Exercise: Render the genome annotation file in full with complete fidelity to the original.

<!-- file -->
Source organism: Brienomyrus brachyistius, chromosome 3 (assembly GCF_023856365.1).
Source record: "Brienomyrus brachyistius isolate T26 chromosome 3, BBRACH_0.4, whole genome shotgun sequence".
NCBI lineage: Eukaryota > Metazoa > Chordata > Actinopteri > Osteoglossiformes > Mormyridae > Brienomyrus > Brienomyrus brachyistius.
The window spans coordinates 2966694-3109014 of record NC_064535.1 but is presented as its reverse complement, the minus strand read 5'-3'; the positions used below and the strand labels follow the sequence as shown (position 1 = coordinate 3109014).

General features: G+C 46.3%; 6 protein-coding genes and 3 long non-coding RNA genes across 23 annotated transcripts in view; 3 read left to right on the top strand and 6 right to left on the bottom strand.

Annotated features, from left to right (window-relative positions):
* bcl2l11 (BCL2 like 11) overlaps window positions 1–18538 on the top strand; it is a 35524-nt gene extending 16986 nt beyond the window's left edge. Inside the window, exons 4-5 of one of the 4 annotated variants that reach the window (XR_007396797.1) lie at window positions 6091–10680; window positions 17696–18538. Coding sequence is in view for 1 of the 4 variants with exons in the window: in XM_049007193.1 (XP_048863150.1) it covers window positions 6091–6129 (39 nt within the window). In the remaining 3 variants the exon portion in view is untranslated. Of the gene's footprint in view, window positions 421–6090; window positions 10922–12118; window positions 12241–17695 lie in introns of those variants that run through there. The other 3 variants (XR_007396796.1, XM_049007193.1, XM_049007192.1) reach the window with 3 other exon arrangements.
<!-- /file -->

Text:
Source organism: Brienomyrus brachyistius, chromosome 3 (assembly GCF_023856365.1).
Source record: "Brienomyrus brachyistius isolate T26 chromosome 3, BBRACH_0.4, whole genome shotgun sequence".
NCBI lineage: Eukaryota > Metazoa > Chordata > Actinopteri > Osteoglossiformes > Mormyridae > Brienomyrus > Brienomyrus brachyistius.
The window spans coordinates 2966694-3109014 of record NC_064535.1 but is presented as its reverse complement, the minus strand read 5'-3'; the positions used below and the strand labels follow the sequence as shown (position 1 = coordinate 3109014).

General features: G+C 46.3%; 6 protein-coding genes and 3 long non-coding RNA genes across 23 annotated transcripts in view; 3 read left to right on the top strand and 6 right to left on the bottom strand.

Annotated features, from left to right (window-relative positions):
* bcl2l11 (BCL2 like 11) overlaps window positions 1–18538 on the top strand; it is a 35524-nt gene extending 16986 nt beyond the window's left edge. Inside the window, exons 4-5 of one of the 4 annotated variants that reach the window (XR_007396797.1) lie at window positions 6091–10680; window positions 17696–18538. Coding sequence is in view for 1 of the 4 variants with exons in the window: in XM_049007193.1 (XP_048863150.1) it covers window positions 6091–6129 (39 nt within the window). In the remaining 3 variants the exon portion in view is untranslated. Of the gene's footprint in view, window positions 421–6090; window positions 10922–12118; window positions 12241–17695 lie in introns of those variants that run through there. The other 3 variants (XR_007396796.1, XM_049007193.1, XM_049007192.1) reach the window with 3 other exon arrangements.